Testing Strategy

This test provides full coverage of all coding exons of the FLCN gene, plus ~10 bases of flanking noncoding DNA. We define full coverage as >20X NGS reads or Sanger sequencing.

Clinical Sensitivity - Sequencing with CNV PG-Select

FLCN causative mutations will be detected in approximately 88% of individuals with BHDS by sequencing. Almost half of the individuals with BHDS will have a deletion (c.1285delC) or duplication (c.1285dupC) of a C nucleotide in the polycytosine tract in exon 11 (Toro. 2014. GeneReviews). Deletions and duplications are reported in 3-5% of individuals with Birt-Hogg-Dubé Syndrome (Toro. 2014. GeneReviews).

Indications for Test

Molecular genetic testing is suggested for individuals known to have or suspected of having BHDS, including individuals with either one major or two minors findings as listed below (Menko et al. Lancet 10:1199, 2009):

Major criteria

• At least five fibrofolliculomas or trichodiscomas (at least one histologically confirmed)

Minor criteria

• Multiple lung cysts: bilateral basally located lung cysts with no other apparent cause, with or without spontaneous primary pneumothorax

• Renal cancer: early onset (<50 years) or multifocal or bilateral renal cancer, or renal cancer of mixed chromophobe and oncocytic histology

• A first-degree relative with BHDS

Gene

Official Gene Symbol OMIM ID
FLCN 607273
Inheritance Abbreviation
Autosomal Dominant AD
Autosomal Recessive AR
X-Linked XL
Mitochondrial MT

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Citations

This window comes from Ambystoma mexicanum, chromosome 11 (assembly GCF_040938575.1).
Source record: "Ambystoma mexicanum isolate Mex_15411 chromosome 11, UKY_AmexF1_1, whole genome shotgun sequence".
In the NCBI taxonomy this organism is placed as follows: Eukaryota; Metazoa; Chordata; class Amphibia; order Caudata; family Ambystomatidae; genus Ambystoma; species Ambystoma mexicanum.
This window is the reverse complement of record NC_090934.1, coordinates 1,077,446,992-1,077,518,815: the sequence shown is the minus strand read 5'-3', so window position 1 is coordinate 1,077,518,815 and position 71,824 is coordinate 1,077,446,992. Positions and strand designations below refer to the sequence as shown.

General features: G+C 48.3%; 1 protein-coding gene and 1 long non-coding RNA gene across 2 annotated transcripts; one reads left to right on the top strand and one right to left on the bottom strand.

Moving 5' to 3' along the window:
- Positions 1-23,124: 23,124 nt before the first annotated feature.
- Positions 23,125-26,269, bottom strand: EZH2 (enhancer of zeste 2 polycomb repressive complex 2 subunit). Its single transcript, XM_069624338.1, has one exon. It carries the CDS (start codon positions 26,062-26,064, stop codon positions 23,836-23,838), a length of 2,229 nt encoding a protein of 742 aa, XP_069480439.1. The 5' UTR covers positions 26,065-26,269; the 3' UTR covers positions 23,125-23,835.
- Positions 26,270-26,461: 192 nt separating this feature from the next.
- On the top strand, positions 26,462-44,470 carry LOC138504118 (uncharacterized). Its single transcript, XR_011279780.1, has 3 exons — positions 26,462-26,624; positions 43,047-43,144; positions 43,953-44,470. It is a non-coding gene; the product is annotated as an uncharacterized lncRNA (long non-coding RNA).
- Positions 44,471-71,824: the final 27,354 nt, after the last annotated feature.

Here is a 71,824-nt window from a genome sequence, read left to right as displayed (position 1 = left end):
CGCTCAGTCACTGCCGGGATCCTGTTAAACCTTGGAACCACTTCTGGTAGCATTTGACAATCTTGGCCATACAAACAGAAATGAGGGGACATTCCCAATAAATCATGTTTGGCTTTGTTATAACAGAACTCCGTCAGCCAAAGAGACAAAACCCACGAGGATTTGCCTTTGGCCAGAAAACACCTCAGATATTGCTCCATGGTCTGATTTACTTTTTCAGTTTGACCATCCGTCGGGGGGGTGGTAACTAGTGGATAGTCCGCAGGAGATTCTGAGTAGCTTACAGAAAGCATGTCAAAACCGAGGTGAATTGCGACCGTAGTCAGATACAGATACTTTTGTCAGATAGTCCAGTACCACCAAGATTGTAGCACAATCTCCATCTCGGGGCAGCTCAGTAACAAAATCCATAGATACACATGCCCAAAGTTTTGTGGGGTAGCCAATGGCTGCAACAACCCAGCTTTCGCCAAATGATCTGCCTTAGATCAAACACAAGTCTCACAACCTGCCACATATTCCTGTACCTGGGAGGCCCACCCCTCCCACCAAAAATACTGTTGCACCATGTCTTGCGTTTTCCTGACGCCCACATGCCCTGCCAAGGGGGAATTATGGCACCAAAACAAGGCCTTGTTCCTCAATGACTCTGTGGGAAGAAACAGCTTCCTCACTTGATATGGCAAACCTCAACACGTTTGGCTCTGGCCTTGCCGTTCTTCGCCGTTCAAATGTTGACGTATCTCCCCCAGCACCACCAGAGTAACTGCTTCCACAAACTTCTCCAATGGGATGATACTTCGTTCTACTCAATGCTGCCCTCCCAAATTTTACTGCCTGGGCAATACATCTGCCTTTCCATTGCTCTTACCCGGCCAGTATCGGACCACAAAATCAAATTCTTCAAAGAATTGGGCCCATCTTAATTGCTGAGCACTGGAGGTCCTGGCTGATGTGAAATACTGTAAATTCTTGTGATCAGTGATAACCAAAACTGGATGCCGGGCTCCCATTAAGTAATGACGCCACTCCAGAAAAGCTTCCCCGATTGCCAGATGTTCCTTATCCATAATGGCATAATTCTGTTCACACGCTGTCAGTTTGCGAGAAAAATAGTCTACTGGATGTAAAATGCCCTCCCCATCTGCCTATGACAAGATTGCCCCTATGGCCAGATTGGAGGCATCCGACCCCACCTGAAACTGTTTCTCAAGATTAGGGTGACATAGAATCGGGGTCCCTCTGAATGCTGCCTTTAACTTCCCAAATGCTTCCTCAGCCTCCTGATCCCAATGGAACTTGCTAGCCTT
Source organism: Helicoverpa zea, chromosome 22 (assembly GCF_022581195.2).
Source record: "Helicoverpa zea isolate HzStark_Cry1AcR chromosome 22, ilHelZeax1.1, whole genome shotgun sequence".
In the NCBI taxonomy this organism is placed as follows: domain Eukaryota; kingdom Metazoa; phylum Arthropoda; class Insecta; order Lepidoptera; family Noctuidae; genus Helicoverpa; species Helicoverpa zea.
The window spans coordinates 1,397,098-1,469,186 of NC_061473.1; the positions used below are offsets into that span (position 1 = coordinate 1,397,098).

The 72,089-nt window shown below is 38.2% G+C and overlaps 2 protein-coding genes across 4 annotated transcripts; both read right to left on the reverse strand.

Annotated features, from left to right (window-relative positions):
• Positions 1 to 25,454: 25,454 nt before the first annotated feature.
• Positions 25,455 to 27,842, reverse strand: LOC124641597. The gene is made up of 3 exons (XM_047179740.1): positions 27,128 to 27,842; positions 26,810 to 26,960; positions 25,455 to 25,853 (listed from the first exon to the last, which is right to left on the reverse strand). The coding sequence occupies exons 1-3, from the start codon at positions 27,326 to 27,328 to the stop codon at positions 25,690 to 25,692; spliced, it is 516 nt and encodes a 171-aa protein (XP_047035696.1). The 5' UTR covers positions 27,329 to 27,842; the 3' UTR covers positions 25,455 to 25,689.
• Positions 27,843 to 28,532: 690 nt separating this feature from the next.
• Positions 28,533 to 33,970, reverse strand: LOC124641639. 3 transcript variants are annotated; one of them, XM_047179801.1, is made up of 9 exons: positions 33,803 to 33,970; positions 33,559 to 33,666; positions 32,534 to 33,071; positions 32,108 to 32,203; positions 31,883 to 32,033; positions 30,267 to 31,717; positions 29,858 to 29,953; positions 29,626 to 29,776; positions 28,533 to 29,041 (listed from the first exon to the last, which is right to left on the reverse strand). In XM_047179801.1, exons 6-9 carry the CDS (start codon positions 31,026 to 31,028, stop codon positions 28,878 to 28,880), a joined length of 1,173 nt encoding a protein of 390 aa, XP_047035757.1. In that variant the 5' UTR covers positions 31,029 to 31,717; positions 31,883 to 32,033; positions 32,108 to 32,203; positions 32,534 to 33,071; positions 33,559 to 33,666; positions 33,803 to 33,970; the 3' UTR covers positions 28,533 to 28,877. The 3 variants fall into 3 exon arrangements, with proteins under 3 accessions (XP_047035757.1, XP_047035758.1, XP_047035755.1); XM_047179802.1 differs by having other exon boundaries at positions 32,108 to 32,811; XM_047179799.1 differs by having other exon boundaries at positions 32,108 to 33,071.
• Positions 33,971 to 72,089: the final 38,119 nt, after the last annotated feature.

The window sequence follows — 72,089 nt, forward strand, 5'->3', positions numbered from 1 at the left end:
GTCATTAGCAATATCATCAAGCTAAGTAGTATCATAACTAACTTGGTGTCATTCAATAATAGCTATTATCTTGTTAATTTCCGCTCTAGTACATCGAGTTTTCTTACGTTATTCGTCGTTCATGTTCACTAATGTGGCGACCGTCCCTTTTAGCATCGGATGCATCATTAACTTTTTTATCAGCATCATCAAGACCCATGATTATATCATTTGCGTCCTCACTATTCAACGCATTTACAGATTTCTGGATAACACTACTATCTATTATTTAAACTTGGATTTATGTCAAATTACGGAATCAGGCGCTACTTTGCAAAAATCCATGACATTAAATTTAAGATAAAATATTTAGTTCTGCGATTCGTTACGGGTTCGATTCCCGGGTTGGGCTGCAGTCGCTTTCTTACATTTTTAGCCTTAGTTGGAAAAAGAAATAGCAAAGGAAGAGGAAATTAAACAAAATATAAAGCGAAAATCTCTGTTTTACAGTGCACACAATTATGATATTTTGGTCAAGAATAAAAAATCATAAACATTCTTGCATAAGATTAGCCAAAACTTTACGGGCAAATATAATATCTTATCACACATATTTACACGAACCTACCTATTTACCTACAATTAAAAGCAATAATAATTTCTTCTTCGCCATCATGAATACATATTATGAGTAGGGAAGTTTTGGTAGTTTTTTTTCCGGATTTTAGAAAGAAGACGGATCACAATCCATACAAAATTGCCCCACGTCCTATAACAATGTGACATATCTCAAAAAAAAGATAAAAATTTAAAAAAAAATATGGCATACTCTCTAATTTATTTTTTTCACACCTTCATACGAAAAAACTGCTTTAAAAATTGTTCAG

• Hartnan et al. 2008. The role of the Birt-Hogg-Dubé protein in mTOR activation and renal tumorigenesis. Oncogene 28(13): 1594-1604. PubMed ID: 19234517
  • Human Gene Mutation Database (Bio-base).
  • Menko et al. (2009) "Birt-Hogg-Dubé syndrome: diagnosis and management."  Lancet 10:1199. PubMed ID: 19959076
  • Palmirotta et al. (2010) "Association between Birt Hogg Dube syndrome and cancer predisposition." Anticancer Research 30: 751-758. PubMed ID: 20392993
  • Schmidt et al. (2005) "Germline BHD-mutation spectrum and phenotype analysis of a large cohort of families with Birt-Hogg-Dubé syndrome." Am J Hum Genet 76:1023–33,. PubMed ID: 15852235
  • Toro et al. (2008) "BHD mutations, clinical and molecular genetic investigations of Birt-Hogg-Dubé syndrome: a new series of 50 families and a review of published reports." J Med Genet 45:321–331. PubMed ID: 18234728
  • Toro JR. 2014. Birt-Hogg-DubĂ© Syndrome. In: Pagon RA, Adam MP, Bird TD, Dolan CR, Fong C-T, and Stephens K, editors. GeneReviews™, Seattle (WA): University of Washington, Seattle,. PubMed ID: 20301695

Ordering/Specimens

Ordering Options

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  • Billing information along with specimen and shipping instructions are within the requisition form.
  • All testing must be ordered by a qualified healthcare provider.

For Requisition Forms, visit our Forms page


Specimen Types